Words Worth Hearing
A short play for Radio
By Connie Jensen
Lucy: thirties, Midlands or South East
Jim: thirties, faint North West
Guide: male or female, young
William Wordsworth: slight Cumbrian
Walter Scott: refined Lowland Scottish
EXT. THE ROAD FROM WHITE MOSS COMMON TO GRASMERE
sfx Heavy rain and tramping, squelching feet
LUCY: I’ve got cold water running down my neck! So much for your wonderful Lake District. I knew it would rain; it always rains in the Lake District! It’s never stopped since we got here!
JIM: We always had great weather when I was a kid, even in winter.
LUCY: That was a while ago now, and you probably had hair in those days! We should have gone for a bit of winter sun in Lanzarote with Mum and Dad
JIM: OK, OK- no need to rub it in.
LUCY: If we don’t find somewhere dry soon I’m going to cry. And then I’ll leave you..
JIM: You know you won’t Luce. Aha! Jim to the rescue, I seem to remember there’s a cottage along here somewhere- look you can just see it.
LUCY: We can’t just go up to a cottage and ask to be let in like babes in the wood.
JIM: No silly, it’s some famous writer’s place, National Trust or something…. (off mike now) I’ll run ahead and get tickets.
fx one set of footsteps fades away, running
Fx lucy sighing and squelching
LUCY: (Muttering)…. And one of my boots is leaking…
INT. DOVE COTTAGE
fx cottage ACOUSTIC. murmurs from other visitors. fade in the voice of the guide then fade under the other dialogue
GUIDE: ..just in here, this is the room William slept in ….
JIM: (Whispered) Wordsworth
JIM: You know: “I wandered lonely as a cloud…”
LUCY: There you go- clouds. It probably rained all the time in his day!
GUIDE: He brought his bride Mary Hutchinson here in 1802…
LUCY: That bed doesn’t look big enough for one, let alone two!
WILLIAM: I can assure you young lady, it suited me fine, and I am generally considered to be tall…
LUCY: You? Tall?
JIM: Hang on, I’ve never claimed to be tall, just perfectly formed!
LUCY: Then why did you suddenly say you were tall?
LUCY: Just then!
JIM: I didn’t open my mouth! You’re hearing things! Come on- she’s gone next door now; we’re behind.
GUIDE: … We make a point of only having objects and furniture that belonged to the Wordsworths here, so this is William’s actual couch…
WILLIAM: When oft upon my couch I lie, in vacant or in pensive mood,
They flash upon that inward eye, which is the bliss of solitude.
LUCY: I’m impressed Jim, I didn’t know you knew that much poetry.
JIM: Me? Poetry? What are you on about?
LUCY: But you quoted some just now, I heard you!
JIM: Have you got water in your ears as well as down your neck?
WILLIAM: Do not worry dear lady, you have a special gift. Very few folks who come here can hear us, but our voices are still here!
LUCY: You can’t be William Words…..
WILLIAM: At your service dear lady..
WILLIAM: (To himself) -Fair as a star when only one
Is shining in the sky.
LUCY: That’s beautiful!
JIM: Are you talking to yourself again? It’s the first sign of madness you know! Come on we need to catch up again!
GUIDE: This little room was often used as a guest room. The Wordsworths entertained all the great writers of the day, amongst them, Samuel Coleridge and Sir Walter Scott… and ..
LUCY: Look Jim, it looks as if it’s on the ground floor, but we’ve just come upstairs!
JIM: It’s built into a slope silly- they have hills as well lakes here!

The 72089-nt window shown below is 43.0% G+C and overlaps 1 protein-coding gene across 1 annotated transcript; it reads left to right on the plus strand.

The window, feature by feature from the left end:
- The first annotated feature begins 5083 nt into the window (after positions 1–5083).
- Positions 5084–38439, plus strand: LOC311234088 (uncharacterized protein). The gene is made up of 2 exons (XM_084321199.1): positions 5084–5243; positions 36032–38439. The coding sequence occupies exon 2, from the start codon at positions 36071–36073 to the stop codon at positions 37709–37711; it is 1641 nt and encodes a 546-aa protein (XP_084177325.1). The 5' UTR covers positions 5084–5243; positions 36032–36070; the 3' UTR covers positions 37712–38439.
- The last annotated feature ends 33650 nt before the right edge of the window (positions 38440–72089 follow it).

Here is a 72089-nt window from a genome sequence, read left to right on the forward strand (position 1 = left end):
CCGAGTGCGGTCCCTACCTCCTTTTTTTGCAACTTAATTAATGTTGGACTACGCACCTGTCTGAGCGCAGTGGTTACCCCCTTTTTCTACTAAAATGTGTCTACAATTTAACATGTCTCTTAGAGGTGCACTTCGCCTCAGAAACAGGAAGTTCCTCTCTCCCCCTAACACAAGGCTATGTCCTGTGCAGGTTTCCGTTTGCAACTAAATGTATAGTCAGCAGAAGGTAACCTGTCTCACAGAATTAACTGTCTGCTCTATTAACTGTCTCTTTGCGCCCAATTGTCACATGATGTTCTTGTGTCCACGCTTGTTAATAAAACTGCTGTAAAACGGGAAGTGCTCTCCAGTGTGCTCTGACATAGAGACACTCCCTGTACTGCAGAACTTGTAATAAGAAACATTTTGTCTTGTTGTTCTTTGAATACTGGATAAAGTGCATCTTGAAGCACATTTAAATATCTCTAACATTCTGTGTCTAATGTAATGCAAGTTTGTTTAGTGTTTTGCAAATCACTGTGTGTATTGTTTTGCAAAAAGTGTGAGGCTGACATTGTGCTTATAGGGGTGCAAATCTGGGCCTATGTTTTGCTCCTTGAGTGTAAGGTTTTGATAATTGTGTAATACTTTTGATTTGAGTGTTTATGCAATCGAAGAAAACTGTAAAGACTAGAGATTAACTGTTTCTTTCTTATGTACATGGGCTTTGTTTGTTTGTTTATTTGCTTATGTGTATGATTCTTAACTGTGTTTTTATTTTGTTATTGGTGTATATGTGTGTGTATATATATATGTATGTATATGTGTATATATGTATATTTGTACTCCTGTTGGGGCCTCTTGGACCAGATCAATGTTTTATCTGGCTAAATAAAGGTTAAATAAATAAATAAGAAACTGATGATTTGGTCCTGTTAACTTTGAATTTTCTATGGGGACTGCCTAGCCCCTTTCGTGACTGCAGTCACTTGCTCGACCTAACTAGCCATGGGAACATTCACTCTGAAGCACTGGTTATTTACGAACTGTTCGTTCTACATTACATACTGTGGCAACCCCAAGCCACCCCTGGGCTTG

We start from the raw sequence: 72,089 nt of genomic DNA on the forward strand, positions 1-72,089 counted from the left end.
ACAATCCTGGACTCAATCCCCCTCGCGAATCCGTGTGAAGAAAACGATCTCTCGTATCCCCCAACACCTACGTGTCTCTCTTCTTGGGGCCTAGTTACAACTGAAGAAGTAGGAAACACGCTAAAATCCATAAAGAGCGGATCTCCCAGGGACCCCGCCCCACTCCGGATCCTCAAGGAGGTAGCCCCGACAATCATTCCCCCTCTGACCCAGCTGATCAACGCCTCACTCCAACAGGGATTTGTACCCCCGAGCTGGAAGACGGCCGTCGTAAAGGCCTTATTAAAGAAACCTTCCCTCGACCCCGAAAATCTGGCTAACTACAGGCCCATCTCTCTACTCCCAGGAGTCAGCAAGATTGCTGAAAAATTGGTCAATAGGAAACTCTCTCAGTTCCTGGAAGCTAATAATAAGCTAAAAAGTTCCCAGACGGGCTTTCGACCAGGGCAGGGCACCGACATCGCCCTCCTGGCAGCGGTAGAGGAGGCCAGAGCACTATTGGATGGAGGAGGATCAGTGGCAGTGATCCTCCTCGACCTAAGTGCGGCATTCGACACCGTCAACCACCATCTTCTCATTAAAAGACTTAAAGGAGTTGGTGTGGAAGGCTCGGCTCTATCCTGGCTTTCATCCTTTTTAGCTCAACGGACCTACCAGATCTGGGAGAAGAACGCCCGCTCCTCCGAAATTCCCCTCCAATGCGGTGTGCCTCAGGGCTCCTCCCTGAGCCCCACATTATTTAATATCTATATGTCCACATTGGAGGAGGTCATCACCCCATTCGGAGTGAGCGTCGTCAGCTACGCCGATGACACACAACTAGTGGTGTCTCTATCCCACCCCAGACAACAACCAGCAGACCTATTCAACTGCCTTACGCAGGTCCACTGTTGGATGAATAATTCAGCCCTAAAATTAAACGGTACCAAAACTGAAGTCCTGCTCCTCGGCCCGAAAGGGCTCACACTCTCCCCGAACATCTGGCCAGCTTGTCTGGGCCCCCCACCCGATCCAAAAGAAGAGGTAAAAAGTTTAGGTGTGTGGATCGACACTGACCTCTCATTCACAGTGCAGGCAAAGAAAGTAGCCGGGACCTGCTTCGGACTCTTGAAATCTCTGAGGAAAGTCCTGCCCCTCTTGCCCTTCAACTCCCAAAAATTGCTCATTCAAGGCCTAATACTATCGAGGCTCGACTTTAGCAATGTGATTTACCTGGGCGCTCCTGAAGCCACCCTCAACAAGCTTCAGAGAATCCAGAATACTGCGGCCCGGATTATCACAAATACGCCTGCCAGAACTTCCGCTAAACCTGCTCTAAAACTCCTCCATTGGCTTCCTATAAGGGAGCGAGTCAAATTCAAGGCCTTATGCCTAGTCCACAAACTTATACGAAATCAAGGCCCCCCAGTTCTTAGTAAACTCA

LUCY: You could easily climb out of the window!
WALTER: Oh dear, you’ve found out my little secret!
LUCY: (Tentatively) Er.. William?
WALTER: Shush my dear- don’t let on- he never found out at the time, and I don’t want him to know now!
LUCY: Found out what?
GUIDE: Sir Walter Scott shut himself in this room while he worked on his poem Marmion. He issued instructions that he was not to be disturbed under any circumstances.
WALTER: (Chuckles) I didn’t want to upset them you see; thoroughly good people of course, and he wasn’t a bad writer, but oh dear… the food!
LUCY: The food?
GUIDE: Dorothy boasted that they always had three hot meals a day..
WALTER: …and two of them were porridge!
LUCY: Didn’t you like porridge?
WALTER: Frugal soul- she used to dry out the tea-leaves and cooked nothing but boiled potatoes and thin broth.
LUCY: Who did?
WALTER: Dear Dorothy.
LUCY: I thought you all used to eat roast beef in those days.
WALTER: Precisely, so that’s why I had to make my escape!
WALTER: Through the window- as you noticed, it’s near the ground.
WALTER: ..to get a decent roast meal at the Swan of course, which is what I suggest you do young lady.
LUCY: Is there a pub near here?
WALTER: It’s only a half a mile away on the road to Keswick.
WILLIAM: I used to go to the Red Lion in the village. Better ale than the Swan.
WALTER: William! You’ve been listening!
WILLIAM: I knew all along old friend, but don’t tell Dorothy! I used to wonder that you got out so easily- with your leg, and you’re even taller than I am!
WALTER: The will to do, the soul to dare!
WILLIAM: She was always such a marvellous manager, but even I tired of boiled potatoes!
WALTER: And the interminable porridge!
WILLIAM: Do not go on so my friend- I never did enjoy such an income as you did from your poems.
WALTER: (Modestly) Well, The Lay of the Last Minstrel was rather a success. But why the Red Lion- The way was long, the wind was cold..
WILLIAM: It was certainly no further than the Swan!
Fade out as they bicker gently, and their voices become murmurs which fade into the general murmur
LUCY: Listen- let’s get out of here, it gives me the creeps. There’s a good pub just down the road.
JIM: How did you know there was a pub near here? I didn’t know there was pub!
LUCY: You don’t know everything you know!
JIM: OK, you win. Lead the way Lucy!
WILLIAM: Lucy? Lucy….